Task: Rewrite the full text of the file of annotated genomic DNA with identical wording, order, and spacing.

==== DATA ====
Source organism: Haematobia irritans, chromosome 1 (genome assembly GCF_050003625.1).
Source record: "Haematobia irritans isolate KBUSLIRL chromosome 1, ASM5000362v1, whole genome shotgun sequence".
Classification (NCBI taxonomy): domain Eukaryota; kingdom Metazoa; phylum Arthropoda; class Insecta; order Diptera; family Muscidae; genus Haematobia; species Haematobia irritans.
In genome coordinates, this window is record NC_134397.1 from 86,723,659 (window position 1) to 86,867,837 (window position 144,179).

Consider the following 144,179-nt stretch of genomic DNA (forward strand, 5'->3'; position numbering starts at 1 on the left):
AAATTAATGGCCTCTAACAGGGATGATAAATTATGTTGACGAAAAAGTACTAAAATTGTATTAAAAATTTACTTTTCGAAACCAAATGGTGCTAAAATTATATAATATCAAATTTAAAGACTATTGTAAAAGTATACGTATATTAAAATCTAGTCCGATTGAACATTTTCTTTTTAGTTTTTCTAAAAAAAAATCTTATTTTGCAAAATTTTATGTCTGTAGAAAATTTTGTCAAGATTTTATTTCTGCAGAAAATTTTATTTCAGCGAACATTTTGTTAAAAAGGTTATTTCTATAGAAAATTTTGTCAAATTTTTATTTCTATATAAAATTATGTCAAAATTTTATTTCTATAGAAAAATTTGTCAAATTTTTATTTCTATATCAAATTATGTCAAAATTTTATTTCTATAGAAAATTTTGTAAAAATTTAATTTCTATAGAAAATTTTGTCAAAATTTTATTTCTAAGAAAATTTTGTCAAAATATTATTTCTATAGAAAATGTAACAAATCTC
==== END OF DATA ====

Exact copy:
Source organism: Haematobia irritans, chromosome 1 (genome assembly GCF_050003625.1).
Source record: "Haematobia irritans isolate KBUSLIRL chromosome 1, ASM5000362v1, whole genome shotgun sequence".
Classification (NCBI taxonomy): domain Eukaryota; kingdom Metazoa; phylum Arthropoda; class Insecta; order Diptera; family Muscidae; genus Haematobia; species Haematobia irritans.
In genome coordinates, this window is record NC_134397.1 from 86,723,659 (window position 1) to 86,867,837 (window position 144,179).

Consider the following 144,179-nt stretch of genomic DNA (forward strand, 5'->3'; position numbering starts at 1 on the left):
AAATTAATGGCCTCTAACAGGGATGATAAATTATGTTGACGAAAAAGTACTAAAATTGTATTAAAAATTTACTTTTCGAAACCAAATGGTGCTAAAATTATATAATATCAAATTTAAAGACTATTGTAAAAGTATACGTATATTAAAATCTAGTCCGATTGAACATTTTCTTTTTAGTTTTTCTAAAAAAAAATCTTATTTTGCAAAATTTTATGTCTGTAGAAAATTTTGTCAAGATTTTATTTCTGCAGAAAATTTTATTTCAGCGAACATTTTGTTAAAAAGGTTATTTCTATAGAAAATTTTGTCAAATTTTTATTTCTATATAAAATTATGTCAAAATTTTATTTCTATAGAAAAATTTGTCAAATTTTTATTTCTATATCAAATTATGTCAAAATTTTATTTCTATAGAAAATTTTGTAAAAATTTAATTTCTATAGAAAATTTTGTCAAAATTTTATTTCTAAGAAAATTTTGTCAAAATATTATTTCTATAGAAAATGTAACAAATCTC